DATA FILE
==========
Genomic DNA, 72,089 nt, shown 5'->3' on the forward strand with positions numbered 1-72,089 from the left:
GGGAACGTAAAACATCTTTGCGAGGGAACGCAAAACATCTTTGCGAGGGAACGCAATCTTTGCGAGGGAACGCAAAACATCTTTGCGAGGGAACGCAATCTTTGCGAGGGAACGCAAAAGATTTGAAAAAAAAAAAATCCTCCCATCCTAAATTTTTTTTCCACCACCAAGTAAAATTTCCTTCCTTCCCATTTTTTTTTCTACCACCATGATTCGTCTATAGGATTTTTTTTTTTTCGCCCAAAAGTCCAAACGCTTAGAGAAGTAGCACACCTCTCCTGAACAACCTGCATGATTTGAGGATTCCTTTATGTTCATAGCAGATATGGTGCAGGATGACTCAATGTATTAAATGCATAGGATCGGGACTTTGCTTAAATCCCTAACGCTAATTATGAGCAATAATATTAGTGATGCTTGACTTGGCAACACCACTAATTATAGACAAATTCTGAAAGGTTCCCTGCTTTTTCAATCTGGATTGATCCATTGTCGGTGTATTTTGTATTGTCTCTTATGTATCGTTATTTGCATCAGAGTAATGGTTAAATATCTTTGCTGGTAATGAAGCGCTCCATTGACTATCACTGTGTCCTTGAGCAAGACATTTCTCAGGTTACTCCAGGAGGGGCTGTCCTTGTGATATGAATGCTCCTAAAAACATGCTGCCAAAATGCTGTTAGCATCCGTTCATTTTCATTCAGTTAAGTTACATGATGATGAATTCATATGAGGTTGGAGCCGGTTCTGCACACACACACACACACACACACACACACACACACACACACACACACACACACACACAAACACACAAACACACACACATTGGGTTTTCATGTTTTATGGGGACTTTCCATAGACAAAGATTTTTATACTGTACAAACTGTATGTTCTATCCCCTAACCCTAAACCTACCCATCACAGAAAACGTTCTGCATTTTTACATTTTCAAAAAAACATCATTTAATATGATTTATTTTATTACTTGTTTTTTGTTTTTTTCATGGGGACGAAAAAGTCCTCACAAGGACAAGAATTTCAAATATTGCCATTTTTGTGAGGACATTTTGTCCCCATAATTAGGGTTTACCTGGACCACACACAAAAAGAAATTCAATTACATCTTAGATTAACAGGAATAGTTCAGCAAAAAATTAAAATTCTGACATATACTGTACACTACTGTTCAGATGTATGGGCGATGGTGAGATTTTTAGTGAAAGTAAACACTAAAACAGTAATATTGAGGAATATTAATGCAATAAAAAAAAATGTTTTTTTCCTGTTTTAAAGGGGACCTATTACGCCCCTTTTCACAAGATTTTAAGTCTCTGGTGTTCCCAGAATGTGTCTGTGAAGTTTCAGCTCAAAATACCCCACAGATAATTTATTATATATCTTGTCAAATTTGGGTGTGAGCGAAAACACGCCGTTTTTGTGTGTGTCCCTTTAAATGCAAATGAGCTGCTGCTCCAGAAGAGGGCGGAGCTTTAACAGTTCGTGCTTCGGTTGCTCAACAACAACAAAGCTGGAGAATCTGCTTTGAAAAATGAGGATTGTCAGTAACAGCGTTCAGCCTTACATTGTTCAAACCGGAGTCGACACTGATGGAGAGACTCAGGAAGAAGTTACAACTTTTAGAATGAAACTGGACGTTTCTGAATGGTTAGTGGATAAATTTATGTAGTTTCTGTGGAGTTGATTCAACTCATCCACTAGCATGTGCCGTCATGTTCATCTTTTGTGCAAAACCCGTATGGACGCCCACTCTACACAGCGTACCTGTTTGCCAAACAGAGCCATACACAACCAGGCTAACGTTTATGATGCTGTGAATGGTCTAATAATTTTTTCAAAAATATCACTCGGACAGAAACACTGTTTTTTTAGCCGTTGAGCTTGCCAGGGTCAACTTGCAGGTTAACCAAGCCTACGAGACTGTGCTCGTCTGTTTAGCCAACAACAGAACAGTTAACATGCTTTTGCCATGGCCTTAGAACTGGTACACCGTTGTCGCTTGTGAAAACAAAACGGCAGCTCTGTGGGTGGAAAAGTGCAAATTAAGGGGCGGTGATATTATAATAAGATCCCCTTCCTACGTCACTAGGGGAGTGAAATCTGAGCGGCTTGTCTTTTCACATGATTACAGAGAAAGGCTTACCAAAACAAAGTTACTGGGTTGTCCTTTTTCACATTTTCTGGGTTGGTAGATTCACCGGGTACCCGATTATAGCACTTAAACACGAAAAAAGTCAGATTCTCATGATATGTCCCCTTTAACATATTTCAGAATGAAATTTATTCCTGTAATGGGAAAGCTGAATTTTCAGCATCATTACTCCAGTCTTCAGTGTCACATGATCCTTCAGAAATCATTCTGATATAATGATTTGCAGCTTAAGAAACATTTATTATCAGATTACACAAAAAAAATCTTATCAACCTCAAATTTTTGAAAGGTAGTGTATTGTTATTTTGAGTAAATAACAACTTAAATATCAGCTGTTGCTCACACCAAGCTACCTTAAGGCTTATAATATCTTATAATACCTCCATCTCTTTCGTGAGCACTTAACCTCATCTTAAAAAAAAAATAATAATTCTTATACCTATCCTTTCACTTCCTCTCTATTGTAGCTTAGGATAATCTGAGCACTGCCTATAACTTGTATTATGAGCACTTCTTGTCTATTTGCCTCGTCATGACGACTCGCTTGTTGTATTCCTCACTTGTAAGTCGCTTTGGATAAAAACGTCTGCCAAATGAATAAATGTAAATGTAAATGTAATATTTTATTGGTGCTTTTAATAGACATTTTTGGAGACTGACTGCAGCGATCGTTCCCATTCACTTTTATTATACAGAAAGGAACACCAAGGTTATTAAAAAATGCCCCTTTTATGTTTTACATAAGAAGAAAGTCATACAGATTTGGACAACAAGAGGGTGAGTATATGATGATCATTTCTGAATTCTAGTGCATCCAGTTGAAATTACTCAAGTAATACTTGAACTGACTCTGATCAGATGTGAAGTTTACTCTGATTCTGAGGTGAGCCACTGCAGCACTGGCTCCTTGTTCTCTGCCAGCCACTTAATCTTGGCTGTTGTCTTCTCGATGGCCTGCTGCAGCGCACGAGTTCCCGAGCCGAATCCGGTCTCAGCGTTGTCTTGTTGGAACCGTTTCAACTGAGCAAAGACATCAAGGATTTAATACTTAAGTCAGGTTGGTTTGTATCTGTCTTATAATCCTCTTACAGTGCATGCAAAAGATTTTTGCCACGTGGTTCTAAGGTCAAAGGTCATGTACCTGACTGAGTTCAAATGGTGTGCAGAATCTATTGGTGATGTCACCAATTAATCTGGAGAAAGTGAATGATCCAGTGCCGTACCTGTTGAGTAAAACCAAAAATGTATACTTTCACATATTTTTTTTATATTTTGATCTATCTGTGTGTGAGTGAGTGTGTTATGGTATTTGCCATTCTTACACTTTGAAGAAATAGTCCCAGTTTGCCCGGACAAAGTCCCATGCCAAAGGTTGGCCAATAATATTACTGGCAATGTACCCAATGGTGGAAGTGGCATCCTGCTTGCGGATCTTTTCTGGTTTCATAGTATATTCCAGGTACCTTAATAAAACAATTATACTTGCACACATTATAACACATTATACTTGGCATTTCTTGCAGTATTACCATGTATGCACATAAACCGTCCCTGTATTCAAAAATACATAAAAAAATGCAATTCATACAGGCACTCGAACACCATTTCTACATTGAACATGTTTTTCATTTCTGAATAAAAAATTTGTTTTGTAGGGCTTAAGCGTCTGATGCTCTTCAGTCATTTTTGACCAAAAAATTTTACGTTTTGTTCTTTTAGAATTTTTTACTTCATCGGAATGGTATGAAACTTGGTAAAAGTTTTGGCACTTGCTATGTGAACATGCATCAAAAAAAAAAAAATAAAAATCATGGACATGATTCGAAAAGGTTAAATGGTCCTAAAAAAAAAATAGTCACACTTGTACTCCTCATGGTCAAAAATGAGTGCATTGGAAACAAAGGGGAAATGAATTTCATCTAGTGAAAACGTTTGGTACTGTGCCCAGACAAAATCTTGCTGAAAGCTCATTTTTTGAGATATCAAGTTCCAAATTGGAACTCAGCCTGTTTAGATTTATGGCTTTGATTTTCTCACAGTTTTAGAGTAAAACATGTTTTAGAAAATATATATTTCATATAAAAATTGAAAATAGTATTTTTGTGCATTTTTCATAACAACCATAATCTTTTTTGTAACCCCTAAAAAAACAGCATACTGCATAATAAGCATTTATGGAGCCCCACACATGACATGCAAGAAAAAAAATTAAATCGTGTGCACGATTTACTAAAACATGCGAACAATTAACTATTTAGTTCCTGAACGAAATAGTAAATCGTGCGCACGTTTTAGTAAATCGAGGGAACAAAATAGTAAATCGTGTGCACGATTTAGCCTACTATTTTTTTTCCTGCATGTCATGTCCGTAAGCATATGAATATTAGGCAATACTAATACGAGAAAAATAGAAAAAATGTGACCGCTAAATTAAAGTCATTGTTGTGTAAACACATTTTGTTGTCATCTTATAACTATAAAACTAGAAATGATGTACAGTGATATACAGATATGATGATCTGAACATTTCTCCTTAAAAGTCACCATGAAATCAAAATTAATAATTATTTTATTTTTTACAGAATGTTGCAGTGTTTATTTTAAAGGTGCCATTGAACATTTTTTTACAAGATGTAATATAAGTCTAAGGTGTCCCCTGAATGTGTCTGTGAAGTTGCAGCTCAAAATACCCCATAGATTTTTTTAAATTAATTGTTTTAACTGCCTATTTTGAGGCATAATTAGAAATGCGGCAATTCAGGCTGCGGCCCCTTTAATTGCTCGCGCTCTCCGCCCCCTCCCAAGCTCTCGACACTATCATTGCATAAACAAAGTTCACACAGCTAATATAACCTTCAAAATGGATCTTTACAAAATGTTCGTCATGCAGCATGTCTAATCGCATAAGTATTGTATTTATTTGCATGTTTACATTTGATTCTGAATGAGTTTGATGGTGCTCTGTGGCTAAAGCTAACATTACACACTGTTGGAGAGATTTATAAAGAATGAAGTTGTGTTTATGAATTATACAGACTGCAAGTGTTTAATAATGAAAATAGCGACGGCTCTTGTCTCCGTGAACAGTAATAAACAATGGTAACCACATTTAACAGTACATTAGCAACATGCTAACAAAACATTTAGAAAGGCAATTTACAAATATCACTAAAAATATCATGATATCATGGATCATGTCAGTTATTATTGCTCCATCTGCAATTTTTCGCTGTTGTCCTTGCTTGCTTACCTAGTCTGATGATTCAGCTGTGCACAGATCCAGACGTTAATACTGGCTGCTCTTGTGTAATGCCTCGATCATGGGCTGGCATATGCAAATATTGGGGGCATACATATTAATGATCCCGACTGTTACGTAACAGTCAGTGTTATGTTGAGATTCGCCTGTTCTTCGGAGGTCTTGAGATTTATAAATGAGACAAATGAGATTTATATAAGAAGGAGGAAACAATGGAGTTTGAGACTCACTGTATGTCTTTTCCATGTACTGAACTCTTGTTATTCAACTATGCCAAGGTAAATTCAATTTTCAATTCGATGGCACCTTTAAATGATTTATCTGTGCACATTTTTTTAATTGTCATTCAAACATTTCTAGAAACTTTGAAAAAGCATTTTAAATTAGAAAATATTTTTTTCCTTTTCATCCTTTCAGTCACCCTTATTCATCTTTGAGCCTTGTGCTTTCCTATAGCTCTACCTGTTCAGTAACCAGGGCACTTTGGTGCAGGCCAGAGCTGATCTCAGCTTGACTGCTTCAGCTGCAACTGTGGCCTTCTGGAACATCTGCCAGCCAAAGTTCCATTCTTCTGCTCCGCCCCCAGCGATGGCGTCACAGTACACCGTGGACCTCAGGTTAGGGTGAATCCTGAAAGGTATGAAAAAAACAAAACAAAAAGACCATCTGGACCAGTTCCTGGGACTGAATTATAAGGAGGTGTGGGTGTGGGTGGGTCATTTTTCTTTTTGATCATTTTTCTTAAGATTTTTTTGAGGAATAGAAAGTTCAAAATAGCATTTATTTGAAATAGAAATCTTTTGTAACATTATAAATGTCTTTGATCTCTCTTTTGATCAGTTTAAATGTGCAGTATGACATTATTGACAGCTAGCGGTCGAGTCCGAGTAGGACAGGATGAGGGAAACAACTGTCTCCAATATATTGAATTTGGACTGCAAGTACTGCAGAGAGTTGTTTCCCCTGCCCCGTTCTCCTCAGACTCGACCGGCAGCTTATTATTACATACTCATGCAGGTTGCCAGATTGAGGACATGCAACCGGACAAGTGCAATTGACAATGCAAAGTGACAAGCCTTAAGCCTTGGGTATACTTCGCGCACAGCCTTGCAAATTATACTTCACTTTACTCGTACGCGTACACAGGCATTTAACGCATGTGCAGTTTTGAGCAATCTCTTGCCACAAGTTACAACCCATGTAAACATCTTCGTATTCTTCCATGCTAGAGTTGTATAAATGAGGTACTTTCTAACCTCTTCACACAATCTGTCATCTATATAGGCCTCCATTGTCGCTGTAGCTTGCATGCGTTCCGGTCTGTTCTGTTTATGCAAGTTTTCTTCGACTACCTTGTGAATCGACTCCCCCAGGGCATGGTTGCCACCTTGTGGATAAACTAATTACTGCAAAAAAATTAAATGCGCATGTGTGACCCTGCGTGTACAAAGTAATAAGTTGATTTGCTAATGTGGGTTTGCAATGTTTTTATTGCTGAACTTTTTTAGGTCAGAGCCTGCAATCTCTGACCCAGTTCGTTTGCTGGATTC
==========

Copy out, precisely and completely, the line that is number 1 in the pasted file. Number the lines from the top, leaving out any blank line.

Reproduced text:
Genomic DNA, 72,089 nt, shown 5'->3' on the forward strand with positions numbered 1-72,089 from the left: